Thursday, February 12

Business Cards

NICK GORDON-ELLIS is towering over me as I am seated in the office. He has a large jaw, a body like a former rugby player and his blonde hair is swept back so that comb’s teeth can be seen in it. For all his efforts, he is much higher in the company than I, yet only a couple of years my senior. He finds as much relish in patronising me as I do in antagonising him and his foolish comments. He is asking me a question and my attention is elsewhere—‘I think you should come to the meeting. I think it’ll be good for you.’ A friend of mine, who had the good sense to leave the company, once told me that Nick Gordon-Ellis would sell his own grandmother to progress his career. Fervently he tries and tries to succeed, to better himself above his colleagues, to make his name top of the pile. At times, his idiosyncrasies would lure me in, tempt me to appreciate his mad ways, and then he would smite my affection a moment later with an utterly soulless comment.
My boss agrees—‘Yeah, it will. Go along… Listen… Explain things if need be, but I think it’ll be good for you.’
I don’t want to go to the meeting.
‘Dress smart,’ Nick says.
‘Yeah, dress smart.’
‘Suit. A tie.’
I do not tell them that wearing a suit and tie to the meeting would be quite impossible: my suit jacket has been splattered with vomit since late June, and the only tie I have is thin and black, so, without a jacket and only the tie, I will surely look like a bible salesman.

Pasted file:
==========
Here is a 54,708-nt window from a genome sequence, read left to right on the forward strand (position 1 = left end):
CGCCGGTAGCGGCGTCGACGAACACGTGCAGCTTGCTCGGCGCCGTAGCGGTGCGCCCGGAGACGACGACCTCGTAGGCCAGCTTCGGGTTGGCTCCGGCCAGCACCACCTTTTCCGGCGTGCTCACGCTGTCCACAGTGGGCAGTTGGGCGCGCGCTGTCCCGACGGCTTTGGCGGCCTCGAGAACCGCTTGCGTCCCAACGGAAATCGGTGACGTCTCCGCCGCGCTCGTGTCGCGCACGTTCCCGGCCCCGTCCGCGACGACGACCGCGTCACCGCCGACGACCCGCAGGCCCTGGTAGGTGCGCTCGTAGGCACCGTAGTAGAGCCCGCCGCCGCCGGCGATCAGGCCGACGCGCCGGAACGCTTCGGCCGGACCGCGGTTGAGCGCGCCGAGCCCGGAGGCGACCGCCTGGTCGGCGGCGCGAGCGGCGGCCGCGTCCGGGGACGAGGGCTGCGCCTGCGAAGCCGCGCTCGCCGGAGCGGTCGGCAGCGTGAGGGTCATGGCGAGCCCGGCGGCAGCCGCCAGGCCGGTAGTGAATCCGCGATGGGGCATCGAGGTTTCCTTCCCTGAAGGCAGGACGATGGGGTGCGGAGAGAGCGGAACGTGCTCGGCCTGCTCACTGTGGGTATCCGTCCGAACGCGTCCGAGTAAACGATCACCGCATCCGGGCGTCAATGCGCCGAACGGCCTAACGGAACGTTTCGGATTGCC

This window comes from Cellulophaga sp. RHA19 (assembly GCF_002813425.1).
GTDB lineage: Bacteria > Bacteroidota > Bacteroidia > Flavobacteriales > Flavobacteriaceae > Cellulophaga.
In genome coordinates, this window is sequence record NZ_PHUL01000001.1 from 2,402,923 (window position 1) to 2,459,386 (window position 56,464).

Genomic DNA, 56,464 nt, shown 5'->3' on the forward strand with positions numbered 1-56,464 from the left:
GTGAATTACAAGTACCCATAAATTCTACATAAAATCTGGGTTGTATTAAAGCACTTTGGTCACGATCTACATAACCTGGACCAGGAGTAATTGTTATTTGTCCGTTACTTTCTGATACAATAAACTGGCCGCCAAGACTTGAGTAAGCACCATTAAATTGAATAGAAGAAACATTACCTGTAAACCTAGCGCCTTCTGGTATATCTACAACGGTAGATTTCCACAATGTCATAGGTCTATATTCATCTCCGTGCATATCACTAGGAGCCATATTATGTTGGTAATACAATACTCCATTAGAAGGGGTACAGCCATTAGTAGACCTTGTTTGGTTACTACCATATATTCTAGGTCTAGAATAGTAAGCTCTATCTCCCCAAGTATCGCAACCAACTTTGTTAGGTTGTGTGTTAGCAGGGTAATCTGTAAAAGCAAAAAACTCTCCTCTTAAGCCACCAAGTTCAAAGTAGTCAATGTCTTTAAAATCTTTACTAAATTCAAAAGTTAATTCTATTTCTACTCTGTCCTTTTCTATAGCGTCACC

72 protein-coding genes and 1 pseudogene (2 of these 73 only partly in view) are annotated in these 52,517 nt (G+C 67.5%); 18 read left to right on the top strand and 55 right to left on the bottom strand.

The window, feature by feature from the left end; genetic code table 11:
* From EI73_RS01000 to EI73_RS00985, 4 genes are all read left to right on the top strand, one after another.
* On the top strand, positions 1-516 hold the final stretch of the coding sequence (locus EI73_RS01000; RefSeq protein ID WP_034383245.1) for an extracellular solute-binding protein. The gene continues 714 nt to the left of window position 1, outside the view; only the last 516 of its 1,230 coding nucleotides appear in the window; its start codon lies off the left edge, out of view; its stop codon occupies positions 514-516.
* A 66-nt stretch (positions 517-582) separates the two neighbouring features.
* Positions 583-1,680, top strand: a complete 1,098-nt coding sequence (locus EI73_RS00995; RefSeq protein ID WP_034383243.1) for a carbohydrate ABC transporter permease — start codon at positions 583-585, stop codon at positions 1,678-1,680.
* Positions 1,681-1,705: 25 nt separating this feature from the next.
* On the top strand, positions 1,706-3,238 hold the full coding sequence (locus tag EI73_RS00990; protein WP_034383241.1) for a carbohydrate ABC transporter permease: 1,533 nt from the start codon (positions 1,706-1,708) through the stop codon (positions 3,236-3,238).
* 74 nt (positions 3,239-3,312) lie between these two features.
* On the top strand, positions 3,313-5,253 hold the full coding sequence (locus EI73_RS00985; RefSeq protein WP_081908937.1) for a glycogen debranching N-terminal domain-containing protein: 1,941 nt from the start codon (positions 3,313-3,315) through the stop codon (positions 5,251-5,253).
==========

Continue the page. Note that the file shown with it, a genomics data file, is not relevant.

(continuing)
Between the two of them they talk, give their orders and leave, before I have a chance to object; but I am too exhausted to object so I let them have it. All evening I think of the meeting, how important it is, that I wear myself out and have embarrassing visions. What if I say something stupid and all eyes turn on me? My father will be at the meeting, too, though I have no special desire to impress him – so I wonder if that makes me a bad son. It must do! Honour thy mother and impress thy father! That is the fifth commandment unabridged! I am worried I will oversleep. My night is filled with nightmares and tedious dreams where I feel all of my time is wasted. When I wake up my girlfriend is standing over me. She is tall enough that her head touches the ceiling—‘Good-bye…’ She is certainly leaving me for there is a look of anger in her eyes again, so I must have angered her in my sleep. She kisses me very softly and leaves me with the cats. Both of them are beside me, their big eyes on my lifted skull. Pippa mews. Tim does his pigeon impression. There is time to lie in bed a little longer. I try to coax them under the cover with me. In the end, I descend and reawaken with Pippa sat firmly on my ribs, weighing air out of my chest.
I am so anxious that I hurry to work and do not thank the girl who serves me coffee. The day is drab. There are puddles of birdshit underlining the edges of balconies and the branches of trees (the spring diet is returning). A middle-aged man is stood against a black, spiked railing, his hands on the bottom of his young lover who is adoringly smiling and kissing his lips. Between the pair of them they are murmuring and amusing each other before they part ways for a day of separation and an evening of cheap erotic thrillers. It is not difficult to sneer when one passes such a grotesque display at eight a.m. on a February morning, though due to envy or revulsion one must wonder?
Nick was at his desk, busy with something of grave importance, when I arrived.
Not looking up—‘Do you know where this place is?’
‘Yeah… We’ll leave at twenty-to.’